‘Dangerous and flawed’: sacked minister Paul Burstow’s verdict on hospital cuts

Former health minister Paul Burstow launched a withering attack today on “dangerous” plans to cut hospital services in London.

07 September 2012

Hours after losing his government job, he told the Standard that a plan to axe a casualty and maternity unit in south-west London put patient safety at risk. In a wide-ranging interview the Liberal Democrat MP urged new Health Secretary Jeremy Hunt to “bin” the proposals, and warned they were likely to lead to “more mothers giving birth in the back of their car”.

He also proposed changes to stop rail fares from spiralling.

Mr Burstow, 50, was born at St Helier hospital, which serves his Sutton and Cheam constituency but is now set to lose its A&E and maternity units under plans drawn up by health chiefs.

He dismissed the strategy as fundamentally flawed and warned it would also damage health services in Kingston and Croydon, as their hospitals would have to cope with more patients.

The key mistake, he stressed, was “the underlying assumption that 60 per cent of people who currently go to emergency departments in south-west London don’t need to be there”. No other area of the country had been able to achieve anywhere near such a reduction, he emphasised.

The former minister also accused local health bosses of failing to draw up convincing plans to care for patients who currently go to casualty at St Helier, should the unit be closed.

“It’s dangerous,” he said. “Their proposals will remove A&E capacity despite the fact that all the A&E departments in south-west London are very busy.”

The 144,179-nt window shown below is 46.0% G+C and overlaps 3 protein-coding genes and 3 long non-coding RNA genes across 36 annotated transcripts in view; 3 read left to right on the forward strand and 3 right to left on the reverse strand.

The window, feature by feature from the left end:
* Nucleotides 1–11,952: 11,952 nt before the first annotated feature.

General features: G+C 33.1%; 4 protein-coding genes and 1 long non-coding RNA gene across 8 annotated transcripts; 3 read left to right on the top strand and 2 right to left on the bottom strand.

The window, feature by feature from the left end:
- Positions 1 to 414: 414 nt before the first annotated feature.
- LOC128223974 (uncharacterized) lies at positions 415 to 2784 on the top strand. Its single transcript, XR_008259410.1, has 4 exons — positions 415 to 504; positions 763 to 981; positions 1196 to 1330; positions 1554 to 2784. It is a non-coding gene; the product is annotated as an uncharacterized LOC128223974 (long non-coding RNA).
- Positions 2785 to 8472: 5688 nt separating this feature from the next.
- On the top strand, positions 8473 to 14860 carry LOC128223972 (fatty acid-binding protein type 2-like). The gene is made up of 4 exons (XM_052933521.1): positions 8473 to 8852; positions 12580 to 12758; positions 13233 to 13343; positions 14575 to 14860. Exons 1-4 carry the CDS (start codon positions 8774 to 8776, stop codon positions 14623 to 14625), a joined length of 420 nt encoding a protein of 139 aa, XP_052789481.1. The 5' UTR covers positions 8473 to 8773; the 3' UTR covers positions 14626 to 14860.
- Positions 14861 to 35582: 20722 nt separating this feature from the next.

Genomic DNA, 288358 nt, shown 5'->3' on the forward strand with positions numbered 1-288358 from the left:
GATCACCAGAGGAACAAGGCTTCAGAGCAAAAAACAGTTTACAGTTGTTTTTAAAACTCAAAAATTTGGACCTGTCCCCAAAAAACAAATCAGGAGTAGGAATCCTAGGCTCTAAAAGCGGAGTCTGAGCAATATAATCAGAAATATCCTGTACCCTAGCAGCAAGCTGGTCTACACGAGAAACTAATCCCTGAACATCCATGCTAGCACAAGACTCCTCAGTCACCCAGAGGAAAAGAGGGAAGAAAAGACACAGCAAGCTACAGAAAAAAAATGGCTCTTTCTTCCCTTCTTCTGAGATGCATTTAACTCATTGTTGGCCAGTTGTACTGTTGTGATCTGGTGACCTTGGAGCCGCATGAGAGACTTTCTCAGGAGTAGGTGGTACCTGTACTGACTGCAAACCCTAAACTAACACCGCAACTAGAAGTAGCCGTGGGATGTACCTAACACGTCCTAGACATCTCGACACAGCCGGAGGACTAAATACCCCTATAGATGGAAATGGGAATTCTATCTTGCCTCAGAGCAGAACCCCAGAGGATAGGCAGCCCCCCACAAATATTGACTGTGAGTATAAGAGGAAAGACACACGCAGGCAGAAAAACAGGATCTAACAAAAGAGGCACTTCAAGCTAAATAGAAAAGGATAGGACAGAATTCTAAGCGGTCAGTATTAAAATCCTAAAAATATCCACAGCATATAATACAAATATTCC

Mr Burstow said maternity units in the area were already struggling to cope with the number of births, with St George’s Hospital in Tooting recently having to turn away expectant mothers.

“The idea that you can solve these problems by reducing capacity really just beggars belief,” he added.

He also dismissed as “laughable” the claim that mothers-to-be would be able to reach other hospitals swiftly, highlighting local road congestion. The MP believes town halls will eventually refer the shake-up to Mr Hunt, who took over as Health Secretary from Andrew Lansley in this week’s reshuffle.

“I hope when it lands on his desk, he consigns it to the trash bin,” Mr Burstow added.

He said health chiefs should focus on making existing hospitals viable rather than cutting services.

Mr Burstow denied he could have better influenced the decision if he had managed to cling onto his health post, insisting he would have been excluded from deciding on his local hospital’s fate because it would have been a conflict of interest.

Amid anger among commuters at fare rises of up to 11 per cent this January, he urged the Government to consider scrapping the formula that leads to such eye-watering increases.

He proposed that it could be based on the Consumer Price Index measure  of inflation, which excludes some housing costs, rather than the Retail Price Index, which tends to be higher.

His proudest achievement in government, he said, was the expansion of talking therapy services for children with mental health problems.



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